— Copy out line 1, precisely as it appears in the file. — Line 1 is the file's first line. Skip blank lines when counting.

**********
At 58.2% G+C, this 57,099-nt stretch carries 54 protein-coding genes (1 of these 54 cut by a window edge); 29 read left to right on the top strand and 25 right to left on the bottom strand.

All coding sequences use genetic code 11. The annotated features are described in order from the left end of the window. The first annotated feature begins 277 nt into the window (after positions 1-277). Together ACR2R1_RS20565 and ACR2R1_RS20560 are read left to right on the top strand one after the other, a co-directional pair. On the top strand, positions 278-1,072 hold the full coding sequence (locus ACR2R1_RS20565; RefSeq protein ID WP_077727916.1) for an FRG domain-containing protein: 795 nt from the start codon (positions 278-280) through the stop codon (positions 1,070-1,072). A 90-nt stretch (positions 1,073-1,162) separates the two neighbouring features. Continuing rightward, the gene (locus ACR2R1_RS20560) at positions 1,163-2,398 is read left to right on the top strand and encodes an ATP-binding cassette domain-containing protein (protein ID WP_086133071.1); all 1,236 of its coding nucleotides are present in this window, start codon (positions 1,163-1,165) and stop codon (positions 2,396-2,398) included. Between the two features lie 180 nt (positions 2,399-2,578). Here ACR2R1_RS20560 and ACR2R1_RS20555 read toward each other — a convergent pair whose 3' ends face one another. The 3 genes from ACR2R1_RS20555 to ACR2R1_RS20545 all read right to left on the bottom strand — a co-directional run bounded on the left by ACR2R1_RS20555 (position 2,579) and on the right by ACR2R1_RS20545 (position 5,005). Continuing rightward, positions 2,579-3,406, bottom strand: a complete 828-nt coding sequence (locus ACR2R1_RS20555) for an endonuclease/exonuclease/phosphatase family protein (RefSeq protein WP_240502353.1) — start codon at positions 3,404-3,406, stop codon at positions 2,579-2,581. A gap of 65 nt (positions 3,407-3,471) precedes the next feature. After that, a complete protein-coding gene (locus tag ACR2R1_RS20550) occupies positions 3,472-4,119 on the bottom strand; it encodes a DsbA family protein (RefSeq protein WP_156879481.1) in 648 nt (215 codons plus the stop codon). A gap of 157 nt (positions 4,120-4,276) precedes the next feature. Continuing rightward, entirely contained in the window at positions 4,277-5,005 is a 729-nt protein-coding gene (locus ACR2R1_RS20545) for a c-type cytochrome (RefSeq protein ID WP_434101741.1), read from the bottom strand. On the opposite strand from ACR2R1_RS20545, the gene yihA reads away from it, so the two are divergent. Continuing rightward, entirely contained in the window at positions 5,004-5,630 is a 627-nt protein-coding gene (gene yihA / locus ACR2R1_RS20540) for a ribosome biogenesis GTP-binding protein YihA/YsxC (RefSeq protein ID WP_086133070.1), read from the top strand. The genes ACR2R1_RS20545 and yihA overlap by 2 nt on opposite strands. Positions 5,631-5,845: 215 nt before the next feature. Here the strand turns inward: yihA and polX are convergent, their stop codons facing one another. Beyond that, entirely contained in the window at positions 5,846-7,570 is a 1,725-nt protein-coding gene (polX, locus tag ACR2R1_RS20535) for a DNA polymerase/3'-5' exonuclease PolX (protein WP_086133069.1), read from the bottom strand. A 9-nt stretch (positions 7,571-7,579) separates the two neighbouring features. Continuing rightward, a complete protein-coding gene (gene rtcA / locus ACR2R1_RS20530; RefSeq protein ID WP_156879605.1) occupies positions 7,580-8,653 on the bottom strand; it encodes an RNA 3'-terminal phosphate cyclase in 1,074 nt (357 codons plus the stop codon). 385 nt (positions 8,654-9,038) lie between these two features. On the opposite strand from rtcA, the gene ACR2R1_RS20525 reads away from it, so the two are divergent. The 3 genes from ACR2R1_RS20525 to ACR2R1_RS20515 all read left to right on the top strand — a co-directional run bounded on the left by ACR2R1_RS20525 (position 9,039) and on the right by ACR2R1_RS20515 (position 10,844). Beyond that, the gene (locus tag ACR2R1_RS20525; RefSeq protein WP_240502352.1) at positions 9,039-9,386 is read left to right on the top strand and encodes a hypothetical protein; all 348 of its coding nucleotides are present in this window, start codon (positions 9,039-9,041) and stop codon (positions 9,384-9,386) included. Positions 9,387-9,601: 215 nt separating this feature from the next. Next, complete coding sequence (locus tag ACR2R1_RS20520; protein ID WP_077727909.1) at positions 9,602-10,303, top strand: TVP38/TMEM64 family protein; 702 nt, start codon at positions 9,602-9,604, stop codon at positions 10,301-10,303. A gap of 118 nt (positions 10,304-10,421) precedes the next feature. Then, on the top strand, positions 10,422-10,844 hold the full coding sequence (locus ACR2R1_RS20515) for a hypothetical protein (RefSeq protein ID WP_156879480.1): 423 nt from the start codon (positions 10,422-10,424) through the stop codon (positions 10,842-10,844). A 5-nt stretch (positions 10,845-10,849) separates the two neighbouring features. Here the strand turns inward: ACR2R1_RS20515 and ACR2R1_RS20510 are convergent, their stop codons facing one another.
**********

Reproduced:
At 58.2% G+C, this 57,099-nt stretch carries 54 protein-coding genes (1 of these 54 cut by a window edge); 29 read left to right on the top strand and 25 right to left on the bottom strand.